3:12 When Peter saw this, he declared to the people, “Men of Israel, 1 why are you amazed at this? Why 2 do you stare at us as if we had made this man 3 walk by our own power or piety? 3:13 The God of Abraham, Isaac, and Jacob, 4 the God of our forefathers, 5 has glorified 6 his servant 7 Jesus, whom you handed over and rejected 8 in the presence of Pilate after he had decided 9 to release him.
1 tn Or perhaps “People of Israel,” since this was taking place in Solomon’s Portico and women may have been present. The Greek ἄνδρες ᾿Ισραηλῖται (andre" Israhlitai) used in the plural would normally mean “men, gentlemen” (BDAG 79 s.v. ἀνήρ 1.a).
2 tn Grk “or why.”
3 tn Grk “him”; the referent (the man) has been specified in the translation for clarity.
4 tc ‡ The repetition of ὁ θεός (Jo qeos, “God”) before the names of Isaac and Jacob is found in Ì74 א C (A D without article) 36 104 1175 pc lat. The omission of the second and third ὁ θεός is supported by B E Ψ 33 1739 Ï pc. The other time that Exod 3:6 is quoted in Acts (7:32) the best witnesses also lack the repeated ὁ θεός, but the three other times this OT passage is quoted in the NT the full form, with the thrice-mentioned θεός, is used (Matt 22:32; Mark 12:26; Luke 20:37). Scribes would be prone to conform the wording here to the LXX; the longer reading is thus most likely not authentic. NA27 has the words in brackets, indicating doubts as to their authenticity.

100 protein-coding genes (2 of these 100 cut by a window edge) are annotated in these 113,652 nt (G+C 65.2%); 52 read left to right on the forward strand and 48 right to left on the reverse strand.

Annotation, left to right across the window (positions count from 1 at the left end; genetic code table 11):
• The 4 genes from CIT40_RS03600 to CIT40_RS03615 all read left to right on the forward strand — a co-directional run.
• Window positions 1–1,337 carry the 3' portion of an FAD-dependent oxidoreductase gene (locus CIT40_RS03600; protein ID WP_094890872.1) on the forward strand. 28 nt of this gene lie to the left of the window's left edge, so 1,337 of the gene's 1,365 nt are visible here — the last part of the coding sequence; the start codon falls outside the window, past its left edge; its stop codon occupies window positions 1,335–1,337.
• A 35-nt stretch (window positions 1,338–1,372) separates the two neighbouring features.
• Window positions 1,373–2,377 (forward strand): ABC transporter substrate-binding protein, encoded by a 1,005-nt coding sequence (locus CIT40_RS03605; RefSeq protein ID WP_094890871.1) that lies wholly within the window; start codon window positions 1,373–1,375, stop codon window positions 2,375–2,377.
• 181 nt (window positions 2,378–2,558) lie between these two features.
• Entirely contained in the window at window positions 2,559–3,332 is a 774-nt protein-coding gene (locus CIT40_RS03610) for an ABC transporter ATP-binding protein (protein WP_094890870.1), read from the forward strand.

5 tn Or “ancestors”; Grk “fathers.”
sn The reference to the God of the patriarchs is a reminder that God is the God of the nation and of promises. The phrase God of our forefathers is from the Hebrew scriptures (Exod 3:6, 15-16; 4:5; see also the Jewish prayer known as “The Eighteen Benedictions”). Once again, event has led to explanation, or what is called the “sign and speech” pattern.
6 sn Has glorified. Jesus is alive, raised and active, as the healing illustrates so dramatically how God honors him.
8 tn Or “denied,” “disowned.”
9 tn This genitive absolute construction could be understood as temporal (“when he had decided”) or concessive (“although he had decided”).